WASHINGTON (Reuters) - The former British spy who produced a dossier describing alleged links between Donald Trump and Russia will not cooperate with a prosecutor assigned by U.S. Attorney General William Barr to review how the investigations of Trump and his 2016 election campaign began, a source with knowledge of the situation said.
Christopher Steele, a former Russia expert for the British spy agency MI6, will not answer questions from prosecutor John Durham, named by Barr to examine the origins of the investigations into Trump and his campaign team, said the source close to Steele’s London-based private investigation firm, Orbis Business Intelligence.
Trump has given Barr broad authority to declassify intelligence materials related to the investigations. Last week Trump ordered the heads of U.S. spy and law enforcement agencies to cooperate with Durham.
Steele, who had previously collaborated with the FBI on issues such as corruption in the global soccer organization FIFA, was hired in 2016 by Fusion GPS, a Washington-based private investigations firm working for lawyers representing the Democratic Party and Hillary Clinton’s presidential campaign.
Steele produced for Fusion GPS a set of controversial and sometimes salacious reports describing alleged contacts Trump and his team had with Russians before the election.
Trump says Steele’s “fake dossier” was a key factor behind the investigations and what he claims is a broader “witch hunt” against him. He also accuses senior intelligence officials of improperly “spying” on his campaign.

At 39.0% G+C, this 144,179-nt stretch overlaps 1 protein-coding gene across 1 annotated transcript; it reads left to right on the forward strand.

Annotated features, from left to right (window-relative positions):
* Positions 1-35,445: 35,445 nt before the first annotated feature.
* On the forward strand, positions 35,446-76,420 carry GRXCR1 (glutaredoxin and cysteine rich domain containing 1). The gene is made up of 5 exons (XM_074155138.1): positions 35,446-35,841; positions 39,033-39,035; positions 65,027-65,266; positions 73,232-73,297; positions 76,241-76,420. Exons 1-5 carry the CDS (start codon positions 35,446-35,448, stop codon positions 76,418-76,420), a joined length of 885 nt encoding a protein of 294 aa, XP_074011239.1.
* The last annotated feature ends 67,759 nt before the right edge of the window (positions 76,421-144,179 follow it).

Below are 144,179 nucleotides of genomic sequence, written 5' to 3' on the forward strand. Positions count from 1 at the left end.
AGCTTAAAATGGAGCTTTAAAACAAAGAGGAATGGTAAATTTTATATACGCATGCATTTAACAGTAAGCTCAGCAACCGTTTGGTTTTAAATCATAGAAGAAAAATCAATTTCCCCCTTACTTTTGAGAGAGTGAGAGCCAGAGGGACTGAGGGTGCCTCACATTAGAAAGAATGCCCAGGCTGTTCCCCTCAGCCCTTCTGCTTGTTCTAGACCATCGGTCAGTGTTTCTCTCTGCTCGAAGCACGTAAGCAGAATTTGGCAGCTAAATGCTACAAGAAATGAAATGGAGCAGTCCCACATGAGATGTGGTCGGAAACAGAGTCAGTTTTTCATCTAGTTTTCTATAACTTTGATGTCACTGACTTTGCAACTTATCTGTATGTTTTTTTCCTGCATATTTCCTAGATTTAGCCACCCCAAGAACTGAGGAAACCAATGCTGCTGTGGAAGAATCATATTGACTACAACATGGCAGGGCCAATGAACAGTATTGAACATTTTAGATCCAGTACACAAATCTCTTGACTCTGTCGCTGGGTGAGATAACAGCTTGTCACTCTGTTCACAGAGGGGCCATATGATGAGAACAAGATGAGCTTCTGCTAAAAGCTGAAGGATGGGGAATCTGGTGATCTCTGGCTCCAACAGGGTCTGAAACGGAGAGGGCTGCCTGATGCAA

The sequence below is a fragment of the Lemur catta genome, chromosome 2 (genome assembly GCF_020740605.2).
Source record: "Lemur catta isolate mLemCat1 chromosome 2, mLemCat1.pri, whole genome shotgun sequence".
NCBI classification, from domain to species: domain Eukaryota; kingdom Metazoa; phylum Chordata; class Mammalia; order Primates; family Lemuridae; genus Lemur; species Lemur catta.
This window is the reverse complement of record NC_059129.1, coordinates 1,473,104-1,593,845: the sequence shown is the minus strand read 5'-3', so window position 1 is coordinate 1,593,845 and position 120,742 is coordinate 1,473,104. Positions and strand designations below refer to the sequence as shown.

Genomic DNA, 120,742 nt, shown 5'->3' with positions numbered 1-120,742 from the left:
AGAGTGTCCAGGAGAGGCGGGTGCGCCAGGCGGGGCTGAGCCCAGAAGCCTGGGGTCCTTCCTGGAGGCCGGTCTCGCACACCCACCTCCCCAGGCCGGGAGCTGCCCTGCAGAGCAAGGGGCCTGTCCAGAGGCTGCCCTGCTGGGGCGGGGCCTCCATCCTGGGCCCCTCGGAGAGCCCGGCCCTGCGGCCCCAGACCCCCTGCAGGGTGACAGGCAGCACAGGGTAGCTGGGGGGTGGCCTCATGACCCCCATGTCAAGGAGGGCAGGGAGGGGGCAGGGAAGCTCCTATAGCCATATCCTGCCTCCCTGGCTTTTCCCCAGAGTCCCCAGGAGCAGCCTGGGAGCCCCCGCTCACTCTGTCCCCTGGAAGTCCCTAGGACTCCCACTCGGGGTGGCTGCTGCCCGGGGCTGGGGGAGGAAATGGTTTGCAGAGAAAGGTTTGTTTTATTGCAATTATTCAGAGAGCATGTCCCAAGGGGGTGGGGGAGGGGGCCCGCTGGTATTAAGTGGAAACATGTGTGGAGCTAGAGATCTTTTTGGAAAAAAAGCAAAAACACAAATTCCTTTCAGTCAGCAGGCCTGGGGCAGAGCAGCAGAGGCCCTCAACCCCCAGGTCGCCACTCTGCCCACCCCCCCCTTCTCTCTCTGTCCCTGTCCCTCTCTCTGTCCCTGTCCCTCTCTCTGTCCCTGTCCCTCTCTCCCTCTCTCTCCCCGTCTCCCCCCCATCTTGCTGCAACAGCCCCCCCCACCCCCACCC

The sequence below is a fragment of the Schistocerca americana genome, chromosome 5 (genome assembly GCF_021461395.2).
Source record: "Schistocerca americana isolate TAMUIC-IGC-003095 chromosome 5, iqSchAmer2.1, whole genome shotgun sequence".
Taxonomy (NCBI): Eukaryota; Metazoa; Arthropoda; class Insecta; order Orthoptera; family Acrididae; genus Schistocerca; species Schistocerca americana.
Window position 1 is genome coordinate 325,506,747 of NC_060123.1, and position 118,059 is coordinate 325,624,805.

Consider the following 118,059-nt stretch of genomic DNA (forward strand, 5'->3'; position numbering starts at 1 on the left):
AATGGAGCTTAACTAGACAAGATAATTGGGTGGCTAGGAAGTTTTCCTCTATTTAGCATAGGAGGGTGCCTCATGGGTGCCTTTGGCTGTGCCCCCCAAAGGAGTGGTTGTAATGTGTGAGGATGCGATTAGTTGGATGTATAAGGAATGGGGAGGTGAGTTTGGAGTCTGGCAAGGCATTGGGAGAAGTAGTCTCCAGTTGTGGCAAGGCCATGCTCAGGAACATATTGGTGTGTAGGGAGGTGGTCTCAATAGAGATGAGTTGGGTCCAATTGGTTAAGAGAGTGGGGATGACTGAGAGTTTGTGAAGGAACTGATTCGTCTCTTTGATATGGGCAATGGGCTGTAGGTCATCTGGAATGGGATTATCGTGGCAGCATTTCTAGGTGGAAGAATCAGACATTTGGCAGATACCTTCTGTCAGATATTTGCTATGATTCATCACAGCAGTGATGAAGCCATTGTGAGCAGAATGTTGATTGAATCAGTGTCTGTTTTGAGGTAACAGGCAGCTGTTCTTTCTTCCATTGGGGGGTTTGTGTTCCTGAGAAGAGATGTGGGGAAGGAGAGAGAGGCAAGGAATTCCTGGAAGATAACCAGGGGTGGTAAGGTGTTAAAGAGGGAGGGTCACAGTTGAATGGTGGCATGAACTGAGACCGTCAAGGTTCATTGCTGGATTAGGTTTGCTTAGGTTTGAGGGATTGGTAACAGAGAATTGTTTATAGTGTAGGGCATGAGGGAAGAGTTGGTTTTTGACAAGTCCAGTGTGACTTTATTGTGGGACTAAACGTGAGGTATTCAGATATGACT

According to documents declassified by the Trump administration, the FBI cited Steele’s reporting as partial justification for electronic surveillance targeting Carter Page, a one-time Trump campaign advisor with business dealings in Russia.
Democrats accuse Trump of trying to turn attention away from the findings of Special Counsel Robert Mueller, whose report into Russian interference in the 2016 election described numerous links between the Trump campaign and Moscow, and said Trump had repeatedly tried to impede the investigation.
The source close to Steele’s company said Steele would not cooperate with Durham’s probe but might cooperate with a parallel inquiry by the Justice Department’s Inspector General into how U.S. law enforcement agencies handled pre-election investigations into both Trump and Clinton.
Steele also cooperated with Mueller’s investigative team, voluntarily submitting to two interviews in September 2017. He also gave written testimony to the U.S. Senate Intelligence Committee in August 2018, the source said.
The Justice Department had no immediate comment, and a spokesman for Durham declined to comment.
Reporting By Mark Hosenball; Editing by David Gregorio